In accordance with one or more further inventive aspects, an apparatus may include a loop count monitor, a frequency adjuster, an availability monitor, and a controller, the controller in communication with the loop count monitor, the frequency adjuster and the availability monitor, each of which is couplable to a plurality of processors. The loop count monitor may count the number of wait loops in a sequence taken by a processor and reflect the data to the controller. The controller may analyze the loop count data, such as compare the loop count against a threshold value, and configure the frequency adjuster to adjust the frequency of the processor, up or down, based on the analysis outcome. The components of the apparatus may be realized as separate circuitry, as functional aspects of other circuitry, and/or as software components of a system having the circuitry to perform the functional aspects.
In accordance with one or more further inventive aspects, a computer-readable storage medium may contain computer-executable instructions capable of causing a processing system to perform actions of a method of reducing power consumption. The actions may include: monitoring a number of times (loop count) that a waiting processor takes a wait loop; comparing the loop count to a threshold value; reducing the clock frequency of the waiting processor when the loop count equals or exceeds the threshold value; resetting the loop count to zero when the waiting processor ceases to wait and does not take the wait loop branch; and increasing the frequency of operation of the waiting processor when the loop count is reset to zero. The frequency may be increased to an increased frequency, the increase may be progressive, and the increased frequency may be a frequency less than, equal to, or greater than the initial frequency prior to reduction. The actions additionally may include: monitoring the release by another processor of the lock on the data causing the waiting processor to wait; and progressively reducing the operating frequency of the waiting processor the higher the loop count.
A preferred implementation of the present invention may utilize a microprocessor architecture known as Cell Broadband Engine Architecture, commonly abbreviated “CBEA,” “Cell BE,” or simply “Cell.” The CBEA combines a light-weight general-purpose POWER-architecture core of modest performance with multiple GPU-like streamlined co-processing elements into a coordinated whole, with a sophisticated memory coherence architecture. POWER is a backronym for “Performance Optimization With Enhanced RISC” and refers to a RISC instruction set architecture, as well as a series of microprocessors that implements the instruction set architecture.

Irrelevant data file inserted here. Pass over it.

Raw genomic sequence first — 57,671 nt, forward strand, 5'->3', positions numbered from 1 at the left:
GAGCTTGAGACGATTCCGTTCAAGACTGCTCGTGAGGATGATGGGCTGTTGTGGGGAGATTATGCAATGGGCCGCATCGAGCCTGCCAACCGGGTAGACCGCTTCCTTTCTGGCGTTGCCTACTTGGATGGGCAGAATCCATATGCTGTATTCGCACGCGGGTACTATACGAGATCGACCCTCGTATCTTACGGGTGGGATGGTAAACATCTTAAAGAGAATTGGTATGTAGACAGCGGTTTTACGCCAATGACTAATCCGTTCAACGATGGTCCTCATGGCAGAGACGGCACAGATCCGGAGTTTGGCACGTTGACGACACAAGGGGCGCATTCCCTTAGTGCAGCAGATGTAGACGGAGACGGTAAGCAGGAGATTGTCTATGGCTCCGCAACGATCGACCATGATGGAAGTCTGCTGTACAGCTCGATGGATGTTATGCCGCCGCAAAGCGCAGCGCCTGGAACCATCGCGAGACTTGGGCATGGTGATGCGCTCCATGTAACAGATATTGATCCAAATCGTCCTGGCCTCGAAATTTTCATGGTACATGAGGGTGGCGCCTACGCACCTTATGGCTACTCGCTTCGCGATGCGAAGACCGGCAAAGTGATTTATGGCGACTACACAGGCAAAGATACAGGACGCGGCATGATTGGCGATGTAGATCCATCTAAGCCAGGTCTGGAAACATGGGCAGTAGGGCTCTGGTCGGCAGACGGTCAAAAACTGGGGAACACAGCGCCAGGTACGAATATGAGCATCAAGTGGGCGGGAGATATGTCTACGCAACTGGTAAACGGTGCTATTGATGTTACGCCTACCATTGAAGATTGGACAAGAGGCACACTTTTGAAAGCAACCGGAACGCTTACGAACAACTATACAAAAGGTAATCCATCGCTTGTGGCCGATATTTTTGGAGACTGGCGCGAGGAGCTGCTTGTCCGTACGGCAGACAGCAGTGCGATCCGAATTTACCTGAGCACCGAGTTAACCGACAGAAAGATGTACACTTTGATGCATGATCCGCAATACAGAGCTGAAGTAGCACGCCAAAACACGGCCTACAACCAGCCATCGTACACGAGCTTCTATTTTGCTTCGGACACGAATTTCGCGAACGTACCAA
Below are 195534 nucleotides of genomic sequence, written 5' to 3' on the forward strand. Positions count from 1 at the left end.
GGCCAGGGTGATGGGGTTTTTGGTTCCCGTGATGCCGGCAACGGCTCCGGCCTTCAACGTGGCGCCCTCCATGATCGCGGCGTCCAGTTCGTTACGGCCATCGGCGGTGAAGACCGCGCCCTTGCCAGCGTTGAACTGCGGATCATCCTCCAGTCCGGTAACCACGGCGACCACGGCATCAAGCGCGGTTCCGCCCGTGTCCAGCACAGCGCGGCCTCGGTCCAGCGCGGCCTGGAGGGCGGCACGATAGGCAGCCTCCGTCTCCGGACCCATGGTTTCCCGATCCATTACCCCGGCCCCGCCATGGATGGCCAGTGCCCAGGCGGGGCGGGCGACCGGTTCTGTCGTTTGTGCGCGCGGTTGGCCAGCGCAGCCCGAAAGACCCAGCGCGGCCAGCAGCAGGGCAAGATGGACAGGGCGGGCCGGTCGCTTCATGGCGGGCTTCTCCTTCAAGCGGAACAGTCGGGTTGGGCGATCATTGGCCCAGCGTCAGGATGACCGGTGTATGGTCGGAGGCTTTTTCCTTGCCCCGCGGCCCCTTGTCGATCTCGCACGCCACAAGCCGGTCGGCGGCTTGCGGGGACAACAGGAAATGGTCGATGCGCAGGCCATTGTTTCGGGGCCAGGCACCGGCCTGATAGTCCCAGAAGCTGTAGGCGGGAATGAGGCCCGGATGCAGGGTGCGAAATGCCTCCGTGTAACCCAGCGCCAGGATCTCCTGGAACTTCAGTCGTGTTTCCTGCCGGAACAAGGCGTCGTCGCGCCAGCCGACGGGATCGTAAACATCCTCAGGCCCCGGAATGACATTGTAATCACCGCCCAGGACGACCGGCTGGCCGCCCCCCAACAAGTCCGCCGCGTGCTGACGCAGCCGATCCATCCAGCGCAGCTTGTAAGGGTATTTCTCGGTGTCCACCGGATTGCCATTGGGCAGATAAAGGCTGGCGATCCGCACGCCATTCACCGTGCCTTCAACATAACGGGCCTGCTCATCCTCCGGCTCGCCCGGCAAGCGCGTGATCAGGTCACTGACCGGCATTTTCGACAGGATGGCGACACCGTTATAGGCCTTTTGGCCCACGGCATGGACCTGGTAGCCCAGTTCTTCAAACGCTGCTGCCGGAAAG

The CBEA greatly accelerates multimedia and vector processing applications, as well as many other forms of dedicated computation. The CBEA emphasizes efficiency over watts, bandwidth over latency, and peak computational throughput over simplicity of program code.
The CBEA can be split into four components: external input and output structures; the main processor called the POWER Processing Element (“PPE”) (a two-way simultaneous multithreaded POWER 970 architecture compliant core); eight fully functional co-processors called the Synergistic Processing Elements (“SPEs”); and a specialized high bandwidth circular data bus connecting the PPE, input/output elements and the SPEs, called the Element Interconnect Bus (“EIB”). To achieve the high performance needed for mathematically intensive tasks such as decoding/encoding MPEG streams, generating or transforming three dimensional data, or undertaking Fourier analysis of data, the CBEA marries the SPEs and the PPE via the EIB to give the SPEs and the PPE access to main memory or other external data storage.
Within the Cell Broadband Engine Architecture, a Broadband Engine (BE) may include one or more PPEs. The PPE is capable of running a conventional operating system and has control over the SPEs, allowing it to start, stop, interrupt and schedule processes running on the SPEs. To this end, the PPE has additional instructions relating to control of the SPEs. Despite having Turing complete architectures, the SPEs are not fully autonomous and require the PPE to initiate them before they can do any useful work. Most of the “horsepower” of the system comes from the synergistic processing elements, SPEs.
Each SPE is composed of a “Streaming Processing Unit” (“SPU”), and a Synergistic Memory Flow (SMF) controller unit. The SMF may have a digital memory access (DMA), a memory management unit (MMU), and a bus interface. An SPE is a RISC processor with 128-bit single-instruction, multiple-data (SIMD) organization for single and double precision instructions. With the current generation of the CBEA, each SPE contains a 256 KiB instruction and data local memory area (called “local store”) which is visible to the PPE and can be addressed directly by software. Each of these SPE can support up to 4 GB of local store memory, as static random access memory (SRAM). The local store does not operate like a conventional CPU cache since it is neither transparent to software nor does it contain hardware structures that predict what data to load.